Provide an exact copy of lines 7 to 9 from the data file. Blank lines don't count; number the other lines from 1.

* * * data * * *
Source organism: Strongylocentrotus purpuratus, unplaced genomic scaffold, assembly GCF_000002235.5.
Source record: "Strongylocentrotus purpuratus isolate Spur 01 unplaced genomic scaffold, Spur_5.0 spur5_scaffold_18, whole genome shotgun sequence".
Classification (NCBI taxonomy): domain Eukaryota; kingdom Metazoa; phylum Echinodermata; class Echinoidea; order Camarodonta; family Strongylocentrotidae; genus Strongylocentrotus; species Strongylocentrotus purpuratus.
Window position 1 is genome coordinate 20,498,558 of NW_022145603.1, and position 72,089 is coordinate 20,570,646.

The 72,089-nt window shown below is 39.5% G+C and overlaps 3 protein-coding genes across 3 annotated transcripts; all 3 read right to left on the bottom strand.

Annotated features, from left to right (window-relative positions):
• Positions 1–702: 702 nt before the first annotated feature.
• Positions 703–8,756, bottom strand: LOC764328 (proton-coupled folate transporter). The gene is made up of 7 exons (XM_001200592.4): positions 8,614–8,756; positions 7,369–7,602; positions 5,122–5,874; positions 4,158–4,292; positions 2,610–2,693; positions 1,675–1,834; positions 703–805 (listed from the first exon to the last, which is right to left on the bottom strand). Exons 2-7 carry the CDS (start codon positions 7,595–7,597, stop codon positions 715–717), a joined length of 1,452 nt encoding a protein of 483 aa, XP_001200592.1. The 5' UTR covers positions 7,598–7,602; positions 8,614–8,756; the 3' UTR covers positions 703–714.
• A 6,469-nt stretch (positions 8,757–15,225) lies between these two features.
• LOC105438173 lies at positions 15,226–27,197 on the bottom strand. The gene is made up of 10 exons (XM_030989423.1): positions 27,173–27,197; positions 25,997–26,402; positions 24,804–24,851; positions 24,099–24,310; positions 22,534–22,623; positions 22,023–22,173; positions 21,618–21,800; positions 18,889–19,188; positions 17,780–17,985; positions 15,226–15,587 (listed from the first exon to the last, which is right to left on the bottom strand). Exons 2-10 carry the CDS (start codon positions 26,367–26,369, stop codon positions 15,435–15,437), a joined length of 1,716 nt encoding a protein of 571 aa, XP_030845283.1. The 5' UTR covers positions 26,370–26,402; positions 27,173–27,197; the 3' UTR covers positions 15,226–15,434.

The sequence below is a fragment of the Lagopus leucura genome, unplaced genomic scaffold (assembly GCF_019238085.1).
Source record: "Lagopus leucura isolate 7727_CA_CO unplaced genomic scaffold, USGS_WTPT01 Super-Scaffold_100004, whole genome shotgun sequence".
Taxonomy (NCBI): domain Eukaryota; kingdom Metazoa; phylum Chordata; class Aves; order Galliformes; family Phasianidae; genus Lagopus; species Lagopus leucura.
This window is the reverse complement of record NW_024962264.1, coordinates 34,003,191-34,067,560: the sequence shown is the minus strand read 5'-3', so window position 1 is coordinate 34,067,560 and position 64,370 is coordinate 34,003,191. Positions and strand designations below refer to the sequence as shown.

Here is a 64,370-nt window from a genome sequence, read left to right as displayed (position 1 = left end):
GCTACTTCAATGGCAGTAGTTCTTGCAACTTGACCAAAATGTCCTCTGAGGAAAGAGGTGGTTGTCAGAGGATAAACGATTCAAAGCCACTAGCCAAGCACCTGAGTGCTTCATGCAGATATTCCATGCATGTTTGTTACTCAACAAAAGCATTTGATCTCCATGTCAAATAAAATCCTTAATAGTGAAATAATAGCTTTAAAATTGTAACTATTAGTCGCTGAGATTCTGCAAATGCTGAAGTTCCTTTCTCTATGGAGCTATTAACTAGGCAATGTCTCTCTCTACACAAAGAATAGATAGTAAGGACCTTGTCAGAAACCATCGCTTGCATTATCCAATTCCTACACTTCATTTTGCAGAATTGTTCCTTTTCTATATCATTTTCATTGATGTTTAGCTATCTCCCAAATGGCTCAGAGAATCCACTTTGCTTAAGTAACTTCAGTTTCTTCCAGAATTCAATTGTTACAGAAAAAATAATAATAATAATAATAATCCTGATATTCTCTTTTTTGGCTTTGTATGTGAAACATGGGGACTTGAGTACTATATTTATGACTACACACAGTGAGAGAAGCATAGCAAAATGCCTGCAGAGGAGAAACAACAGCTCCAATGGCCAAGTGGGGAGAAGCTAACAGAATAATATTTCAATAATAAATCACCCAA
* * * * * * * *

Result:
• Positions 1–702: 702 nt before the first annotated feature.
• Positions 703–8,756, bottom strand: LOC764328 (proton-coupled folate transporter). The gene is made up of 7 exons (XM_001200592.4): positions 8,614–8,756; positions 7,369–7,602; positions 5,122–5,874; positions 4,158–4,292; positions 2,610–2,693; positions 1,675–1,834; positions 703–805 (listed from the first exon to the last, which is right to left on the bottom strand). Exons 2-7 carry the CDS (start codon positions 7,595–7,597, stop codon positions 715–717), a joined length of 1,452 nt encoding a protein of 483 aa, XP_001200592.1. The 5' UTR covers positions 7,598–7,602; positions 8,614–8,756; the 3' UTR covers positions 703–714.
• A 6,469-nt stretch (positions 8,757–15,225) lies between these two features.